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S. N. Estrada-Allis, B. Barceló-Llull, E. Pallàs-Sanz, A. Rodríguez-Santana, J. M. A. C. Souza, E. Mason, J. C. McWilliams, and P. Sangrà


The complex structure of the vertical velocity field inside an anticyclonic eddy located just south of the Canary Islands is analyzed through a high-resolution ocean model. Based on the flow divergence, vertical velocity is decomposed into various forcing components. The analysis reveals that advection and stretching of vorticity are the most important forcing contributions to the vertical velocity within the eddy. In the mixed layer, a small-scale multipolar vertical velocity pattern dominates. This is the result of vertical mixing effects that enhance the surface vertical velocity by increasing the ageostrophic velocity profile. As a result, an ageostrophic secondary circulation arises that acts to restore thermal-wind balance, inducing strong vertical motions. Nonlinear Ekman pumping/suction patterns resemble the small-scale vertical velocity field, suggesting that nonlinear Ekman effects are important in explaining the complex vertical velocity, despite an overestimate of its magnitude. In the eddy thermocline, the vertical velocity is characterized by a dipolar pattern, which experiences changes in intensity and axisymmetrization with time. The dipolar vertical velocity distribution arises from the imbalance between the advection and stretching of the vorticity forcing terms. A vertical velocity dipole is also obtained by solving a generalized omega equation from density and horizontal velocity fields, which also shows a preponderance of the ageostrophic term. The ubiquity of dipolar vertical velocity distributions inside isolated anticyclones is supported by recent observational findings in the same oceanic region.

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C. D. Hewitt, E. Allis, S. J. Mason, M. Muth, R. Pulwarty, J. Shumake-Guillemot, A. Bucher, M. Brunet, A. M. Fischer, A. M. Hama, R. K. Kolli, F. Lucio, O. Ndiaye, and B. Tapia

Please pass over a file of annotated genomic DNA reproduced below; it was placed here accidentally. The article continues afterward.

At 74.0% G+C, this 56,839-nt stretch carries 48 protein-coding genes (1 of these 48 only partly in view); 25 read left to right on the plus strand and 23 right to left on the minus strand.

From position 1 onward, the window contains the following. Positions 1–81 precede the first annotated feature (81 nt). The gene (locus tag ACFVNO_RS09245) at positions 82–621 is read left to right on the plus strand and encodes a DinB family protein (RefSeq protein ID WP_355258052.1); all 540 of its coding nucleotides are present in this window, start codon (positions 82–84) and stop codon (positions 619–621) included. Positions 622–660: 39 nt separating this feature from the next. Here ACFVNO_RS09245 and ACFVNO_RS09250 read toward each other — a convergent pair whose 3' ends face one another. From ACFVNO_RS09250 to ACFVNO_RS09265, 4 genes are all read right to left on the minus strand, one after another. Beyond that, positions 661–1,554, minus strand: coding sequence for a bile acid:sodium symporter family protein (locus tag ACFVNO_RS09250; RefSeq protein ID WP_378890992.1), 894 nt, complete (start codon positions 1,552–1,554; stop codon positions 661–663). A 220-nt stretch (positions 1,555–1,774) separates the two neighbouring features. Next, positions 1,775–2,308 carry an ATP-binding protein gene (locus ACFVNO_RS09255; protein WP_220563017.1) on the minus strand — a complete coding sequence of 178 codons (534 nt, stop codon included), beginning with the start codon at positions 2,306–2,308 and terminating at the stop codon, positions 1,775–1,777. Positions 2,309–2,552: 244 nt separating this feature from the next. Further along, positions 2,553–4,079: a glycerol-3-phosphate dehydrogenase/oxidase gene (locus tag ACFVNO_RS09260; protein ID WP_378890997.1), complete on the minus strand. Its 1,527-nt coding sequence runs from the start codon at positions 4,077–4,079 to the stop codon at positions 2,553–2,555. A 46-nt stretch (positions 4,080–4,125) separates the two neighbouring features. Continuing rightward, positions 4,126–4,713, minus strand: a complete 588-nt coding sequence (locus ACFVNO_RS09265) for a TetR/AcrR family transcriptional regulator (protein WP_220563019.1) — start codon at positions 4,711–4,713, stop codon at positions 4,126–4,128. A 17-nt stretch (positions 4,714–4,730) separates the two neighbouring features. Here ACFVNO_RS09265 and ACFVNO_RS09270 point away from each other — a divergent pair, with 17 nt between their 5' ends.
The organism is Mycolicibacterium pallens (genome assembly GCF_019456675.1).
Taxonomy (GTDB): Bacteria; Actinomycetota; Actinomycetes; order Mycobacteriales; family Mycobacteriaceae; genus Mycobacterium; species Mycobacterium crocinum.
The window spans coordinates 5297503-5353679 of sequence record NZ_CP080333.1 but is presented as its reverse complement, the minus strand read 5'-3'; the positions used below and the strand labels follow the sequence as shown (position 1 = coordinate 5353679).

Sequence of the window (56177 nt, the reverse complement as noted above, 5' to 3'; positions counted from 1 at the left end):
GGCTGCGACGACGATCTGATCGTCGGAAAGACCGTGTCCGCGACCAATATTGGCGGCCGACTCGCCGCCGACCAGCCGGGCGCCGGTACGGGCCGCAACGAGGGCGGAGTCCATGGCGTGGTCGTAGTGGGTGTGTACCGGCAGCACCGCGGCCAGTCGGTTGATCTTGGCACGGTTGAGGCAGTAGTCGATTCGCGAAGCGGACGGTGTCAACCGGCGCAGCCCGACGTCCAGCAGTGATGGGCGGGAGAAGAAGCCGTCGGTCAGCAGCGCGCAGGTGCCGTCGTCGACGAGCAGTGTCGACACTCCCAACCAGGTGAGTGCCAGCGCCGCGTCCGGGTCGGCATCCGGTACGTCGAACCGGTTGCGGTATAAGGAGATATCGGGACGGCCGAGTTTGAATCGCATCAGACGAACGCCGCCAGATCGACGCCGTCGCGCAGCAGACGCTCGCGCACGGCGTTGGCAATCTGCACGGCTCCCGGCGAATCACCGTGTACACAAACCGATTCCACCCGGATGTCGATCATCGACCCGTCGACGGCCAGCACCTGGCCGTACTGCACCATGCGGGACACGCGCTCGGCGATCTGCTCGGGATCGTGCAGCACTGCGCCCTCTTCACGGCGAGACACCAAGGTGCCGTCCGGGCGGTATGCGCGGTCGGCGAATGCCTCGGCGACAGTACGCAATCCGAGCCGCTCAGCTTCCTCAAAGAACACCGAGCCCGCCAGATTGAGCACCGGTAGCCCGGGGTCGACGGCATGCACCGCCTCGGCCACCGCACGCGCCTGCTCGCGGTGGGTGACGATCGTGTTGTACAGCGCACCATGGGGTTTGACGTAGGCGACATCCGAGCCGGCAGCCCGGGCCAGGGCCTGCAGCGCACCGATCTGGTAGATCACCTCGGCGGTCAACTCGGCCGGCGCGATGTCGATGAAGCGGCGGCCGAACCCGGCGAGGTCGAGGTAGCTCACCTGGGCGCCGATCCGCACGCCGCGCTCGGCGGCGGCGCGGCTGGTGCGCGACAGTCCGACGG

There is growing awareness among governments, businesses, and the general public of risks arising from changes to our climate on time scales from months through to decades. Some climatic changes could be unprecedented in their harmful socioeconomic impacts, while others with adequate forewarning and planning could offer benefits. There is therefore a pressing need for decision-makers, including policy-makers, to have access to and to use high-quality, accessible, relevant, and credible climate information about the past, present, and future to help make better-informed decisions and policies. We refer to the provision and use of such information as climate services. Established programs of research and operational activities are improving observations and climate monitoring, our understanding of climate processes, climate variability and change, and predictions and projections of the future climate. Delivering climate information (including data and knowledge) in a way that is usable and useful for decision-makers has had less attention, and society has yet to optimally benefit from the available information. While weather services routinely help weather-sensitive decision-making, similar services for decisions on longer time scales are less well established. Many organizations are now actively developing climate services, and a growing number of decision-makers are keen to benefit from such services. This article describes progress made over the past decade developing, delivering, and using climate services, in particular from the worldwide effort galvanizing around the Global Framework for Climate Services under the coordination of UN agencies. The article highlights challenges in making further progress and proposes potential new directions to address such challenges.

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